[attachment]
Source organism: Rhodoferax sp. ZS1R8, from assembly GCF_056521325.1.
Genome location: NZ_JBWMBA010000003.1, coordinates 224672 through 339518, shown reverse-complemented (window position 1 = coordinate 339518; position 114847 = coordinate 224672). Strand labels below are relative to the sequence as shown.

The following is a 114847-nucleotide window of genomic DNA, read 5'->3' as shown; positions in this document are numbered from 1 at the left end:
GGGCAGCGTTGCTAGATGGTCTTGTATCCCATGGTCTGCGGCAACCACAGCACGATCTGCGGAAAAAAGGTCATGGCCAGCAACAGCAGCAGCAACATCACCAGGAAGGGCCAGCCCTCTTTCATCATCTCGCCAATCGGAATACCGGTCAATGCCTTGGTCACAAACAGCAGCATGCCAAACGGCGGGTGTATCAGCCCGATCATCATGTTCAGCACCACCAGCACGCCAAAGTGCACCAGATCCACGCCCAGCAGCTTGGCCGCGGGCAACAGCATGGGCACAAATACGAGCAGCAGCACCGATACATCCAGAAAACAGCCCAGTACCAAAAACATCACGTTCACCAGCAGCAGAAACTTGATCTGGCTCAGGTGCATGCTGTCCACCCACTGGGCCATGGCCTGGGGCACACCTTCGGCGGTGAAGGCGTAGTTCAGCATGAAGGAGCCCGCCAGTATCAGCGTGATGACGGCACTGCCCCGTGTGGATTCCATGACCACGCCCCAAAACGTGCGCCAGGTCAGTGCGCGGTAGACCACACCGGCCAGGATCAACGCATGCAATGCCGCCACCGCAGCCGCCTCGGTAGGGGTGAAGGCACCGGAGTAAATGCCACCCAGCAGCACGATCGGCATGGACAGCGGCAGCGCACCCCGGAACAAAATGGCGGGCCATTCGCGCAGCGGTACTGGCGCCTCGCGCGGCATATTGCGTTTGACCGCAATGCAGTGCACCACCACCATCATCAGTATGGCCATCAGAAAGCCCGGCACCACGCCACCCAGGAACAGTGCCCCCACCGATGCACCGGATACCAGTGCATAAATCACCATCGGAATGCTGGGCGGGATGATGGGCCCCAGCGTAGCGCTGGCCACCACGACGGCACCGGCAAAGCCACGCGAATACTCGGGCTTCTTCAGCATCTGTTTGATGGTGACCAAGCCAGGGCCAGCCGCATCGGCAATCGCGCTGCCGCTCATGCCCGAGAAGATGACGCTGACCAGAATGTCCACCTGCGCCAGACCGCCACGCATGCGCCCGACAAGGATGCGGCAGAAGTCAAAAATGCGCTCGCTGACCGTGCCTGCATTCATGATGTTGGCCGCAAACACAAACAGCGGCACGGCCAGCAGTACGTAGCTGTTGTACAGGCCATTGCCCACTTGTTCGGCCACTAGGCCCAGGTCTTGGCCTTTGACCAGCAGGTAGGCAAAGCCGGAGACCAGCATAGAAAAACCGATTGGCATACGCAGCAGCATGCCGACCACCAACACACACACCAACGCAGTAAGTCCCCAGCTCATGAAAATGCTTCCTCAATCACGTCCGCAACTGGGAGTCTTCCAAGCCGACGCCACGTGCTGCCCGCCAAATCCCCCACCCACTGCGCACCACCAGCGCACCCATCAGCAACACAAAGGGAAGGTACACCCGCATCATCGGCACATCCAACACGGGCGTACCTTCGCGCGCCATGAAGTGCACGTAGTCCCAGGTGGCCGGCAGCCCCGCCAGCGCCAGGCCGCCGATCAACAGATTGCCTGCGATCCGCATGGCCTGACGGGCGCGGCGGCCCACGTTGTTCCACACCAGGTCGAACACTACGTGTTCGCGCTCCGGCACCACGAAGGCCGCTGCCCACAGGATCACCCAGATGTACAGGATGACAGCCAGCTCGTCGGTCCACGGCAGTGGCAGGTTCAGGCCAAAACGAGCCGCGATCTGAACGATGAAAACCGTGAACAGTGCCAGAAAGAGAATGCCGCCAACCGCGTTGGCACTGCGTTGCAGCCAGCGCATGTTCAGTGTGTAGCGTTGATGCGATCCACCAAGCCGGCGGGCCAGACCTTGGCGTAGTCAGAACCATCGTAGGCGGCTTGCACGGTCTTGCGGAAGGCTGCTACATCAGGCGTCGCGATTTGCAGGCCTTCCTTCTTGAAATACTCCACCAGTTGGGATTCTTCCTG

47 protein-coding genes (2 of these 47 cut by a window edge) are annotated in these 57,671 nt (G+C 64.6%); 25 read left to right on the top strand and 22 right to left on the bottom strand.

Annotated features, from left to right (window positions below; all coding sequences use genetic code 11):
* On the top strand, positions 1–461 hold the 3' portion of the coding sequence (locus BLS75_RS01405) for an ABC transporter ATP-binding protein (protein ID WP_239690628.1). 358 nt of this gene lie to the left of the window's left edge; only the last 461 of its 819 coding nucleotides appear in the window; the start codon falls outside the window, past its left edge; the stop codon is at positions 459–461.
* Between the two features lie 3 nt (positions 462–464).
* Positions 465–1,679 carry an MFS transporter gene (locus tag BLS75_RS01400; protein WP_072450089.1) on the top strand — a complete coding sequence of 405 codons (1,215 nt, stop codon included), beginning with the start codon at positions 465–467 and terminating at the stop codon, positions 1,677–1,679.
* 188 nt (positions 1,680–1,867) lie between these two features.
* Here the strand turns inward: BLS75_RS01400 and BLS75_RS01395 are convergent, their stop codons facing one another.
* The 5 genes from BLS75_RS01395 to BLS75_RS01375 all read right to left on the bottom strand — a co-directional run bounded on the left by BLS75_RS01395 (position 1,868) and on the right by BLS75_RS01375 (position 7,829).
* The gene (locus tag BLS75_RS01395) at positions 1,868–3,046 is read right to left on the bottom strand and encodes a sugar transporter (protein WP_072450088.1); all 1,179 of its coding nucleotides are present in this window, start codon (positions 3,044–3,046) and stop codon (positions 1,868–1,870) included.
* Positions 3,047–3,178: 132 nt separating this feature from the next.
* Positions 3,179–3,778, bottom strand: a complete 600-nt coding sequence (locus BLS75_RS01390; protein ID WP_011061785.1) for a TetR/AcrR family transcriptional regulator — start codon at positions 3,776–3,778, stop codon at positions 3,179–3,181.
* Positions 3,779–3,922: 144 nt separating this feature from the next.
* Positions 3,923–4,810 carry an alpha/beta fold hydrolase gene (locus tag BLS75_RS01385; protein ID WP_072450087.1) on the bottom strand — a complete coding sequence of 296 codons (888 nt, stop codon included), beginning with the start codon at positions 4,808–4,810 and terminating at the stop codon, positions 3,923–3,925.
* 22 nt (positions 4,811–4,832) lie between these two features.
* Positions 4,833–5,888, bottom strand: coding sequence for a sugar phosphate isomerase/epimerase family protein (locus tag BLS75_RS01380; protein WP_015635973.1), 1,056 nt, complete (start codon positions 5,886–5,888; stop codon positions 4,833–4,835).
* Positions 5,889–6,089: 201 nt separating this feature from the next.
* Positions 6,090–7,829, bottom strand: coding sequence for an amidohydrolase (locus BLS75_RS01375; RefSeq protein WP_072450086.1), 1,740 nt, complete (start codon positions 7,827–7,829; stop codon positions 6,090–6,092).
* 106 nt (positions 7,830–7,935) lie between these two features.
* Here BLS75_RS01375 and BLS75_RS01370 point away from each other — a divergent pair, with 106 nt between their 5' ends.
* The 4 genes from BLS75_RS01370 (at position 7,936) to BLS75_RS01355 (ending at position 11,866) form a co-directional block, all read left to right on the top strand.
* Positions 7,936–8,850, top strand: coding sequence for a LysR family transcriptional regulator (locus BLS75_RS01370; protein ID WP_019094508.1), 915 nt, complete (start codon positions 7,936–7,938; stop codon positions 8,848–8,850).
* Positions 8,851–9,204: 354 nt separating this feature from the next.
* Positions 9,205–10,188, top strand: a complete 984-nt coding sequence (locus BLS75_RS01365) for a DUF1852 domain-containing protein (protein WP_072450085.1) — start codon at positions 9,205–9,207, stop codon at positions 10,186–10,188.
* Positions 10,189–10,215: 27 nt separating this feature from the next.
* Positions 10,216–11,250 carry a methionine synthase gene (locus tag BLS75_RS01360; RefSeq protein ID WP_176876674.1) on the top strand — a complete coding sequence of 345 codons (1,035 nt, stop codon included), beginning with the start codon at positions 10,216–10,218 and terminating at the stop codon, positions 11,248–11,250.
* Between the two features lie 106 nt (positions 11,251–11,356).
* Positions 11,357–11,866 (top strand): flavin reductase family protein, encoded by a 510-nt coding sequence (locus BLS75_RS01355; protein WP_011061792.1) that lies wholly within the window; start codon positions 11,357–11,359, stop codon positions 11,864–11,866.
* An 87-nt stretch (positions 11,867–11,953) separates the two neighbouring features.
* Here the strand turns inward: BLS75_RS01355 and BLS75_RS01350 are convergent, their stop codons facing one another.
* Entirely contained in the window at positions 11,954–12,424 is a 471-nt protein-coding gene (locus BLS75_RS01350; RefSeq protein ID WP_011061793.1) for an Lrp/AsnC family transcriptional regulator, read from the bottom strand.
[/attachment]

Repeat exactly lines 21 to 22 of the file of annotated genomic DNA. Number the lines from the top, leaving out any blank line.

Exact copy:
* Positions 6,090–7,829, bottom strand: coding sequence for an amidohydrolase (locus BLS75_RS01375; RefSeq protein WP_072450086.1), 1,740 nt, complete (start codon positions 7,827–7,829; stop codon positions 6,090–6,092).
* 106 nt (positions 7,830–7,935) lie between these two features.